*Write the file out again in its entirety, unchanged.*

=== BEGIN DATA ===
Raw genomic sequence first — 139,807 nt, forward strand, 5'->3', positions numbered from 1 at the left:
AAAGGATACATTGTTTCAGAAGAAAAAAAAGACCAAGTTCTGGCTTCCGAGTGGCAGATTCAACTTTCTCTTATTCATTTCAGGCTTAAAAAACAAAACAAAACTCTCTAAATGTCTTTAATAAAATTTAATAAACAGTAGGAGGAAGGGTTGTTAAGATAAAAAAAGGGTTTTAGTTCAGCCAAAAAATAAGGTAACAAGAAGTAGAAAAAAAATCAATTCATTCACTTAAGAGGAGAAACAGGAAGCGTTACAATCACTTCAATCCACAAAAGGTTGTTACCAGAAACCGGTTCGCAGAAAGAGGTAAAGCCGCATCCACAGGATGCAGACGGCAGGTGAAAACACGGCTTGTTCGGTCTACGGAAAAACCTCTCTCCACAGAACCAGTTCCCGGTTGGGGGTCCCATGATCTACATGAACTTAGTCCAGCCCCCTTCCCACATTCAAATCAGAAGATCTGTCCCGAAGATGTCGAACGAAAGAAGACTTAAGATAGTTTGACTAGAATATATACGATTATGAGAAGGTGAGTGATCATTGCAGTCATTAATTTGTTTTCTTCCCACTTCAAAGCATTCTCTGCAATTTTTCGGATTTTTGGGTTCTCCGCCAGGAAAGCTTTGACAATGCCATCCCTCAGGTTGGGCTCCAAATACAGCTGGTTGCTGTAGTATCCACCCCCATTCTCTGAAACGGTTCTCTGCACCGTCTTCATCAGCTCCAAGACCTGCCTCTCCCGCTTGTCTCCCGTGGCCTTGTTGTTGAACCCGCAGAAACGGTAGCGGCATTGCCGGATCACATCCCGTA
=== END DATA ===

Raw genomic sequence first — 139,807 nt, forward strand, 5'->3', positions numbered from 1 at the left:
AAAGGATACATTGTTTCAGAAGAAAAAAAAGACCAAGTTCTGGCTTCCGAGTGGCAGATTCAACTTTCTCTTATTCATTTCAGGCTTAAAAAACAAAACAAAACTCTCTAAATGTCTTTAATAAAATTTAATAAACAGTAGGAGGAAGGGTTGTTAAGATAAAAAAAGGGTTTTAGTTCAGCCAAAAAATAAGGTAACAAGAAGTAGAAAAAAAATCAATTCATTCACTTAAGAGGAGAAACAGGAAGCGTTACAATCACTTCAATCCACAAAAGGTTGTTACCAGAAACCGGTTCGCAGAAAGAGGTAAAGCCGCATCCACAGGATGCAGACGGCAGGTGAAAACACGGCTTGTTCGGTCTACGGAAAAACCTCTCTCCACAGAACCAGTTCCCGGTTGGGGGTCCCATGATCTACATGAACTTAGTCCAGCCCCCTTCCCACATTCAAATCAGAAGATCTGTCCCGAAGATGTCGAACGAAAGAAGACTTAAGATAGTTTGACTAGAATATATACGATTATGAGAAGGTGAGTGATCATTGCAGTCATTAATTTGTTTTCTTCCCACTTCAAAGCATTCTCTGCAATTTTTCGGATTTTTGGGTTCTCCGCCAGGAAAGCTTTGACAATGCCATCCCTCAGGTTGGGCTCCAAATACAGCTGGTTGCTGTAGTATCCACCCCCATTCTCTGAAACGGTTCTCTGCACCGTCTTCATCAGCTCCAAGACCTGCCTCTCCCGCTTGTCTCCCGTGGCCTTGTTGTTGAACCCGCAGAAACGGTAGCGGCATTGCCGGATCACATCCCGTA